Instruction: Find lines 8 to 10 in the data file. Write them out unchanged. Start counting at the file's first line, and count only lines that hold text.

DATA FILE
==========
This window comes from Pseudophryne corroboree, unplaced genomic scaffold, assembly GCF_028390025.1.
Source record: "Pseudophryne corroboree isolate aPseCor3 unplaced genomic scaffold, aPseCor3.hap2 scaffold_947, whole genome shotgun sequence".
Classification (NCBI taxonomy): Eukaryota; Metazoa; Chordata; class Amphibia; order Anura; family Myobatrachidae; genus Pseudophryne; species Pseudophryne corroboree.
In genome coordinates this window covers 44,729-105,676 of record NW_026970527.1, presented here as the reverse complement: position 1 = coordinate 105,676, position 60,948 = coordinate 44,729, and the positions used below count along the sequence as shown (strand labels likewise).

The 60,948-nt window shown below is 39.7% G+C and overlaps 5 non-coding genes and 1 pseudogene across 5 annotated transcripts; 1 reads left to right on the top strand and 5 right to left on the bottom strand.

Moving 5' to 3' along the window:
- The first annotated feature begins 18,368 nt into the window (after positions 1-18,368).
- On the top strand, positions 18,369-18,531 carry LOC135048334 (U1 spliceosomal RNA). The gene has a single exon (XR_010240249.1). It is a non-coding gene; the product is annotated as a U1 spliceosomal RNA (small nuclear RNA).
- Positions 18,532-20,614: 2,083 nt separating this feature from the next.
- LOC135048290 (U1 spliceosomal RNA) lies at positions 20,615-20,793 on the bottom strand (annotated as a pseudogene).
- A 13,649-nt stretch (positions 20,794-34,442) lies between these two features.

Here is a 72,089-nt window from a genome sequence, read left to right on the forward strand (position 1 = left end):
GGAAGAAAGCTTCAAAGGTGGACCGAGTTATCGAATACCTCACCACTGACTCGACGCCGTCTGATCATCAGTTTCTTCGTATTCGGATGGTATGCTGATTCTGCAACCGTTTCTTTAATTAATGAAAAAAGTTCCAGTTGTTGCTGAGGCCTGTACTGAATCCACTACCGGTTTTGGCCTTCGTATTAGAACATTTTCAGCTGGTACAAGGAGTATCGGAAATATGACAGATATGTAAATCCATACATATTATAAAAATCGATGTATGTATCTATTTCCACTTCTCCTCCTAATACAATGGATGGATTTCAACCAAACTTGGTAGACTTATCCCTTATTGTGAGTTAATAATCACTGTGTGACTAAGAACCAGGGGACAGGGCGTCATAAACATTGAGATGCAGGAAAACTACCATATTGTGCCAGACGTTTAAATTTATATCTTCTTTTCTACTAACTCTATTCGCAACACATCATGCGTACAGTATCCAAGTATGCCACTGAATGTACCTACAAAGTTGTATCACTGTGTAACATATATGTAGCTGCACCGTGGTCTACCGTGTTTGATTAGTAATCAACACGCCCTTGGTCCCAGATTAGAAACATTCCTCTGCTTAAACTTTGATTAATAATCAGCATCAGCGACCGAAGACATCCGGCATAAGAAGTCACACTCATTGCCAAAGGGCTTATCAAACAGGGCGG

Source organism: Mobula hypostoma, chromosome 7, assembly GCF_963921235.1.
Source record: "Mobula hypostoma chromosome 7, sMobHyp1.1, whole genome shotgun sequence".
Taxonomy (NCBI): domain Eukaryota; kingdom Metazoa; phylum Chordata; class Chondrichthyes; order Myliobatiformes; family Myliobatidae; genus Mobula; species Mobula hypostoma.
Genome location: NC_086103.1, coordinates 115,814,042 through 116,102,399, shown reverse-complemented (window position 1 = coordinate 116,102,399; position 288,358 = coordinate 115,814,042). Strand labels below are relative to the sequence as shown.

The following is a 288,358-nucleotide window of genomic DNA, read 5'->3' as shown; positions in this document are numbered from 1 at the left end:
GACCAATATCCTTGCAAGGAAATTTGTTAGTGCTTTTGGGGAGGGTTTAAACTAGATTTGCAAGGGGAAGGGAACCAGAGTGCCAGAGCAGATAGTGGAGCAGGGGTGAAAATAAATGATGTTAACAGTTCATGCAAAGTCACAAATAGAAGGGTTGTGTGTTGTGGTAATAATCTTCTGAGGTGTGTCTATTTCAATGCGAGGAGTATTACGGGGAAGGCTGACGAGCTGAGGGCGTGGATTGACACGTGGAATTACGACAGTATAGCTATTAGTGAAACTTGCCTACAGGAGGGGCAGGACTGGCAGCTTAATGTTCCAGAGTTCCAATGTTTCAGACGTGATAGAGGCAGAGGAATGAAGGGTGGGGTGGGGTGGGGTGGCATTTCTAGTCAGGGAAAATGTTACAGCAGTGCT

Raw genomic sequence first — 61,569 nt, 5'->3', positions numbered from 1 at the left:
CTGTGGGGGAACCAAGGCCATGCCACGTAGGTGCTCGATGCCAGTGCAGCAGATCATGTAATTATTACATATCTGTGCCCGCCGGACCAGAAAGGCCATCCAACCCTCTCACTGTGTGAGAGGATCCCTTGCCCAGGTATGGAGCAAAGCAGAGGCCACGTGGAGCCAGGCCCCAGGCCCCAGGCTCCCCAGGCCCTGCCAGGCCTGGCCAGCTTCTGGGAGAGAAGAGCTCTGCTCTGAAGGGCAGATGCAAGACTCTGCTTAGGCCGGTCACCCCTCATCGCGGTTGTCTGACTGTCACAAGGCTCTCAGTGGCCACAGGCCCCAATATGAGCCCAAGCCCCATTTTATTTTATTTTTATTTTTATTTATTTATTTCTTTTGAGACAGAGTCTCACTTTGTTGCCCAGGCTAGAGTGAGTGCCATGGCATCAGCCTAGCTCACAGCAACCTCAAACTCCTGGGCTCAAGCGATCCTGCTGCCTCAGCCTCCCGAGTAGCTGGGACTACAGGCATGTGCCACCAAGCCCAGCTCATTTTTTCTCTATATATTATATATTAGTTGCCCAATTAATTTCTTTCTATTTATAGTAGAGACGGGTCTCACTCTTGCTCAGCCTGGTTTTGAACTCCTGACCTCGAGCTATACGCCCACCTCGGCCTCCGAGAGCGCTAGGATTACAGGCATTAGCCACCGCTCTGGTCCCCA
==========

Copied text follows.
- On the top strand, positions 18,369-18,531 carry LOC135048334 (U1 spliceosomal RNA). The gene has a single exon (XR_010240249.1). It is a non-coding gene; the product is annotated as a U1 spliceosomal RNA (small nuclear RNA).
- Positions 18,532-20,614: 2,083 nt separating this feature from the next.
- LOC135048290 (U1 spliceosomal RNA) lies at positions 20,615-20,793 on the bottom strand (annotated as a pseudogene).